So I leave this moment no less confused about the predicament of my prayers.  But I think I know which path now is the one to take.  After all, the whole essence of this new journey I'm on is to take the road less traveled.  For this time in this moment it means I must rest my longing on the strength of God's Word, trusting the efficacy of His Word to do for me what I cannot do for myself:  to keep my desire to see Him holy and radiant, without stain or wrinkle or blemish, holy and blameless.  Only God can do that.  I guess I better get to soaking and washing.

This is me trusting,


Sunday, July 03, 2011


"For everything there is a season, and a time for every matter under heaven" (Ecclesiastes 3:1)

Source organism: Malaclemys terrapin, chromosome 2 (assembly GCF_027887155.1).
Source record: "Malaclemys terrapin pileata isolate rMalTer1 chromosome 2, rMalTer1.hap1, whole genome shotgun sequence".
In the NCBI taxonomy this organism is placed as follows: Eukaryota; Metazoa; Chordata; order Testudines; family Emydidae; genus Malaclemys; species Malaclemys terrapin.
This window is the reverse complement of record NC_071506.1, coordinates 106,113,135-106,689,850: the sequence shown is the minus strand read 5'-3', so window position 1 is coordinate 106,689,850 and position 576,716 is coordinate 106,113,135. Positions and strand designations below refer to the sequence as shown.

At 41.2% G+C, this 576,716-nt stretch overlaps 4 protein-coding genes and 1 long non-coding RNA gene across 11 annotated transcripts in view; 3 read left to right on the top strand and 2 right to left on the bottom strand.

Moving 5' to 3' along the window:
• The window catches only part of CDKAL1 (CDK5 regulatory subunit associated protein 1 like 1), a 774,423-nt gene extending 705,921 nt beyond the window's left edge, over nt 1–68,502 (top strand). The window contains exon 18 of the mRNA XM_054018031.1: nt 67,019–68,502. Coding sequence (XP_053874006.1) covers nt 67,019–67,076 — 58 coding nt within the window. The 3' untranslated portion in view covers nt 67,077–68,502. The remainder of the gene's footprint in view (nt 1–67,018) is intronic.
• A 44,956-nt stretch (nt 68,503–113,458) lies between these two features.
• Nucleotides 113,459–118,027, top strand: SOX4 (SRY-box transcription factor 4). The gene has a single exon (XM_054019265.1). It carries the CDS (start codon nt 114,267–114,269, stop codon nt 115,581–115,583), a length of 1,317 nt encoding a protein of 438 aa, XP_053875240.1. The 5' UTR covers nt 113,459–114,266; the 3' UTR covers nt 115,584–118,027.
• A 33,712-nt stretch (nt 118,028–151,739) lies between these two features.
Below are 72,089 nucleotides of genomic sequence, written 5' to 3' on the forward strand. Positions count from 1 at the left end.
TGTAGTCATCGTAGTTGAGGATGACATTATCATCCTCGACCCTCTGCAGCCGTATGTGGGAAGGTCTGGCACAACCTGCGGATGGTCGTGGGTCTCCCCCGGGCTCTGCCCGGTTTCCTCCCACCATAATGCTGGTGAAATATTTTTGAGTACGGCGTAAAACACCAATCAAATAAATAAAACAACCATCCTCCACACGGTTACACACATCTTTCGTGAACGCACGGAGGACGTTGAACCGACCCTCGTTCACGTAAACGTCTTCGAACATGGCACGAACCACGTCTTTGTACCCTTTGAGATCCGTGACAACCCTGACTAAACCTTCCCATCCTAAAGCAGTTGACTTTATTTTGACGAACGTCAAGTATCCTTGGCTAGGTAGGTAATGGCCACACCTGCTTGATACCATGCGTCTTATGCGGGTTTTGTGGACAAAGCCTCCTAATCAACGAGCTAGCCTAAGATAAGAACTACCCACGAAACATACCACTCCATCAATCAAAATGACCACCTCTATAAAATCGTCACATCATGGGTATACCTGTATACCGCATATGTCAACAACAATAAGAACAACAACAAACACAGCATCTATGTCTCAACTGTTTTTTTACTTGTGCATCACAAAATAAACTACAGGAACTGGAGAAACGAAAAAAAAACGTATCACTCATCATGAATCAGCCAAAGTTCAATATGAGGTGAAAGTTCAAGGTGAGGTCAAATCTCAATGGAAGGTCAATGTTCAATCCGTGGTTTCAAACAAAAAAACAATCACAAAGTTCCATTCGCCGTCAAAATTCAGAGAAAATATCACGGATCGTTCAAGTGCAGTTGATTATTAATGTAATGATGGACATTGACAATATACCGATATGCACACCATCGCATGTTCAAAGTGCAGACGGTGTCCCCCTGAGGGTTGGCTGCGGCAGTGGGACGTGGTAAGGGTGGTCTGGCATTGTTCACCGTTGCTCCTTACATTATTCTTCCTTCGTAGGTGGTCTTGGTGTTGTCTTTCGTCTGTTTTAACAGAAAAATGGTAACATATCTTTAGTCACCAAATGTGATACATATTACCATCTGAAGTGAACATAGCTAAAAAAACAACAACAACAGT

I love this verse.  When I mentioned it in my last post, it was like manna from heaven, giving me a hopeful and life-giving frame of reference for the last three months of transition.  The last few days I have held this verse in my heart along with the question, "Who am I when I'm naked?"  I'm not talking about standing in front of the bathroom mirror naked.  I'm talking about the kind of naked that happens when something you used to believe was absolutely essential to your personhood is gone, those outward trappings of identity that helps the world know who you are and how you fit into it.